I was five when my family packed up our belongings and moved to Germany. One day, I found myself holding my father’s hand and collecting my water bottle on the shelf by the classroom as he talked with my nursery teacher. The next thing I remember is boarding a plane full of quiet, serious Germans. With a one-year old bawling toddler in one hand and a five year old child in the other, my parents had quite a challenge on their hands when they arrived in Frankfurt. And it didn’t help that I could not speak English except for a a very practical “Madam, may I go to the toilet please?”. To call it culture shock is an understatement.

The feeling of being an outsider is universal to expatriates. And most take the challenge of assimilating into a new culture and learning a new language in their stride. But at five, I was overwhelmed. I was so stricken by fear that on my first day on the way to my new school, I sat quietly in the school bus, squarely facing the window, all by myself on the seat. Silence though on a school bus is like shouting in an exam hall. It just doesn’t happen. A slightly older girl noticed me and introduced herself. She said, “Hi”, but I didn’t respond. I was too scared. She asked, “Why don’t you speak?” What could have I said? At that age, I could understand English when it was spoken, but could not muster a single line of self provoked thought. I didn’t realize how hard I was trying to avoid her until she asked, “Are you kissing the window?”

My attempts to learn English were no less successful. I remember my first snowfall and the bewilderment it brought to me. Our kindergarten teacher was a lovely lady, perhaps a little culturally challenged, but only a little. She asked us to draw snowmen, but I had never seen a snowman. Yet, art is often divorced from reality, so it probably did not matter. The real fun started when she asked us to label our drawings. Now, I could not spell “snow” for the life of me, let alone “snowman”. So I did what seemed to me was the next best thing. I looked at my closest neighbour’s drawing and copied him. But, unlike high school where copying a word here or there may seem pretty quick and easy to do, my writing skills at five could not have matched a snail’s pace for all the practice in the world. So, my pride at discovering a shortcut was short-lived and I got quite an earful from my teacher when she discovered my tiny, ever so innocent, sin. I absorbed a valuable lesson then and there: as an outsider, you have to hold yourself by your bootstraps.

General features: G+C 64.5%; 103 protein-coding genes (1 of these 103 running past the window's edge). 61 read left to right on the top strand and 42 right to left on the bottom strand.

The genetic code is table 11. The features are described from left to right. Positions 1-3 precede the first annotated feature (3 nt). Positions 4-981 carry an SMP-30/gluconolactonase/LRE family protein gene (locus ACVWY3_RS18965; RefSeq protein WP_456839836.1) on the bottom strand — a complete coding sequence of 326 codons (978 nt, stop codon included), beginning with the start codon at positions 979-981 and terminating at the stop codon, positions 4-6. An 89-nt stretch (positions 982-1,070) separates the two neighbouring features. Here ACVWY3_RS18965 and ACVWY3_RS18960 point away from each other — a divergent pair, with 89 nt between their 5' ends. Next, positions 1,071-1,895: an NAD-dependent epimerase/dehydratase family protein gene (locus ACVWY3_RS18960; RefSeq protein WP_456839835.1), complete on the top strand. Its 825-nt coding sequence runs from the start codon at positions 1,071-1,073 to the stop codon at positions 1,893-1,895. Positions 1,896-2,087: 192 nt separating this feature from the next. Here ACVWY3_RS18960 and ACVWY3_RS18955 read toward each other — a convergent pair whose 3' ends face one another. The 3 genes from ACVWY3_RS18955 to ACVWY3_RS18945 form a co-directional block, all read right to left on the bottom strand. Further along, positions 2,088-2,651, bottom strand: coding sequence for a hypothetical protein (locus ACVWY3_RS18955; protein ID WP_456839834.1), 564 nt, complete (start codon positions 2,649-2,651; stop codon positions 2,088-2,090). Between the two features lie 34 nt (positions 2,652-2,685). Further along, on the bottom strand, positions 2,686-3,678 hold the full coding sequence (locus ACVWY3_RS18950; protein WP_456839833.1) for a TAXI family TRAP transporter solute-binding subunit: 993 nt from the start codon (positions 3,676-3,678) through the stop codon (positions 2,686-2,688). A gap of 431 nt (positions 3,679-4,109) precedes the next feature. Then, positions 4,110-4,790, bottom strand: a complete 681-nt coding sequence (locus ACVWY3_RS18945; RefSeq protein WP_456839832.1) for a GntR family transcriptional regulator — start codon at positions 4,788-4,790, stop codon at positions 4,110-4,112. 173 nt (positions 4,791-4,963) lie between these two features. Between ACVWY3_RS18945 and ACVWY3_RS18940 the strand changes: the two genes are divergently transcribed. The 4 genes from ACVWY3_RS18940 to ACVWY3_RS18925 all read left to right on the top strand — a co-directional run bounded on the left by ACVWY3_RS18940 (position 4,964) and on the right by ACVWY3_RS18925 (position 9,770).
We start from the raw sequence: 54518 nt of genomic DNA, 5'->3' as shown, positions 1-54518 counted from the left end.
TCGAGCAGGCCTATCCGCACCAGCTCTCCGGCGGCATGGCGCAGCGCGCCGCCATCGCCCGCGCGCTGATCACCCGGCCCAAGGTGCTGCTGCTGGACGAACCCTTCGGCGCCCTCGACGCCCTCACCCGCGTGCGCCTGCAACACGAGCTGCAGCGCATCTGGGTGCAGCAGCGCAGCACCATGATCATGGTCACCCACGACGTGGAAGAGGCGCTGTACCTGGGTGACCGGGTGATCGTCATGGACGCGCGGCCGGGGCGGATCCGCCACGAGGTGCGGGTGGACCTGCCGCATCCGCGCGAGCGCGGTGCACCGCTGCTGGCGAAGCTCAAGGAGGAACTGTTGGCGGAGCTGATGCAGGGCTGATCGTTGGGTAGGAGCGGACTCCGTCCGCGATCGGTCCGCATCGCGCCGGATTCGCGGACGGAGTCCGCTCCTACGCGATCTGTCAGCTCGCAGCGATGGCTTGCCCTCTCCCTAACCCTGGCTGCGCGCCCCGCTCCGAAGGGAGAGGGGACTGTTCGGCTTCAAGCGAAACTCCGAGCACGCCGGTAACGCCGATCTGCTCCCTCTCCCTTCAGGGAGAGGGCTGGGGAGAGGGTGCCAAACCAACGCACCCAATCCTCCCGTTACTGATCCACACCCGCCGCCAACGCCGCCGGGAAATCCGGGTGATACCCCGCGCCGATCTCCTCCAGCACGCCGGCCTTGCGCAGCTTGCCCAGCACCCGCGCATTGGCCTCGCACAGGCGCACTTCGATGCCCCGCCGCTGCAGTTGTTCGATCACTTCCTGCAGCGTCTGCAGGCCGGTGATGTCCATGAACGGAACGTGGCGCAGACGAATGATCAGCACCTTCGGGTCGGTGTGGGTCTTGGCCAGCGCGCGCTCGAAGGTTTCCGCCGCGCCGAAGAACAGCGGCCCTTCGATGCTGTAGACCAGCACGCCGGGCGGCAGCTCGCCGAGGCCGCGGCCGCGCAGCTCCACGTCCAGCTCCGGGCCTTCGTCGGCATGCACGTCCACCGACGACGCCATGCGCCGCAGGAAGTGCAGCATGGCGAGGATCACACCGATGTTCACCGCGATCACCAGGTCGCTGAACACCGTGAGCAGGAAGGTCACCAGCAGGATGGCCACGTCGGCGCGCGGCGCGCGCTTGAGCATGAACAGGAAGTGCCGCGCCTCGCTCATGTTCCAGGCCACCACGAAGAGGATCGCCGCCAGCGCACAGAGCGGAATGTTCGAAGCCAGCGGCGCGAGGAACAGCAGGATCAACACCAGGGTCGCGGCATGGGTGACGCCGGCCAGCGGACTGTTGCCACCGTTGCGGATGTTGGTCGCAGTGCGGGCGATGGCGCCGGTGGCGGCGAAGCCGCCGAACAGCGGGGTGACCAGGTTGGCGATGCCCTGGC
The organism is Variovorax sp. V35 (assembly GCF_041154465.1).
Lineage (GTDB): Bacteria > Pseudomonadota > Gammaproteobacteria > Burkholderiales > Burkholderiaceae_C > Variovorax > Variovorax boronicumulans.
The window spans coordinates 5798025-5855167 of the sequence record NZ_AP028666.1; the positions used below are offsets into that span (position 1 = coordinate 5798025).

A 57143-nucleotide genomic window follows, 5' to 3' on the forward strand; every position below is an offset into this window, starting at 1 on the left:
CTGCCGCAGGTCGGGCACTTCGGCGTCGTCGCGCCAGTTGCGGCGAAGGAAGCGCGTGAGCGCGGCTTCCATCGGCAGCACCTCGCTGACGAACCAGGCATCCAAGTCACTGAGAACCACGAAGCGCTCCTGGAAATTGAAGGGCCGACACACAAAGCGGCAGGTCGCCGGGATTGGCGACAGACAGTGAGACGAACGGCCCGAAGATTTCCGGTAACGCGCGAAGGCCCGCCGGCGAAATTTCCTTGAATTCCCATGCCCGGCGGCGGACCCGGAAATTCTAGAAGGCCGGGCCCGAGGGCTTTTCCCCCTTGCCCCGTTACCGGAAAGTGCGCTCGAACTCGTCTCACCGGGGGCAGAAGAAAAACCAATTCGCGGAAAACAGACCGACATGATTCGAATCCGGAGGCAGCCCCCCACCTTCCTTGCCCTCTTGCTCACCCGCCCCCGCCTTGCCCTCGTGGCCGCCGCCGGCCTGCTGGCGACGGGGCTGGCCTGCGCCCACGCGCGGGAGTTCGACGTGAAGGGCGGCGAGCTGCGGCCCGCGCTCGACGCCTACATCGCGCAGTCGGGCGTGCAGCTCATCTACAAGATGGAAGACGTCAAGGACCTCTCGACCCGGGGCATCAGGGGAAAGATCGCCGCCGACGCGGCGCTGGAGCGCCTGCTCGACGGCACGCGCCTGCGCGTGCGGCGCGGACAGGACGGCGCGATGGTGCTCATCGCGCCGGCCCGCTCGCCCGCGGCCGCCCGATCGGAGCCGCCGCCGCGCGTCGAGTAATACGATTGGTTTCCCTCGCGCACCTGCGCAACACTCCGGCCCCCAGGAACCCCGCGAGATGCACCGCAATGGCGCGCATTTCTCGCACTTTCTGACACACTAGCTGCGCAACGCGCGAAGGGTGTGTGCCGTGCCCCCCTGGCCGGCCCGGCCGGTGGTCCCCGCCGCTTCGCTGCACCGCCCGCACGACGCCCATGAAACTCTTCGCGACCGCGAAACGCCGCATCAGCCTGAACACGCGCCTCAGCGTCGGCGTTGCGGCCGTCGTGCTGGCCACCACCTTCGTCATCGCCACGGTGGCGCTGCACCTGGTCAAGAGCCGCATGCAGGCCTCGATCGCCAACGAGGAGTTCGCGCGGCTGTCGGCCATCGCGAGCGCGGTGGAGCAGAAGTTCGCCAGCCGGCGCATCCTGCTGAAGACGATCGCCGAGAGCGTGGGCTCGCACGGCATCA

It’s hard to tell, but I may have continued feeling that way all through my life had I not come across Charlie in my school’s Scholastic Book catalogue. I’m not sure what drew me to the book, but I insisted on placing an order for it. The day it came, I picked it up and did not put it down until I finished reading it. And by the time I did, Charlie had given me a new lease on life.

Many folks I run into grew up reading up Enid Blyton and Roald Dahl fans are hard to find among them. Maybe it’s because Blyton’s books are reassuringly full of families, friends and stories placed in domestic settings. There is nothing outlandish about them. Dahl’s heroes on the other hand were almost exclusively individuals fighting their alienation. Matilda, the precocious girl who takes on a strict disciplinarian of a principal and an insensitive family. BFG, the giant who refuses to eat people unlike other giants. Mr. Fox, the father who saves his family from a bunch of farmers bent on uprooting his home from under a tree. And lastly, Dahl himself, in the autobiographical story of his childhood, Boy. I recognized all of them. They shared my growing pains, my culture shock and my place as an outsider. And yet, none of it would have mattered had they not faced those problems. In the end, they worked out their own place in life. That held out hope for me. That meant a world of difference for me.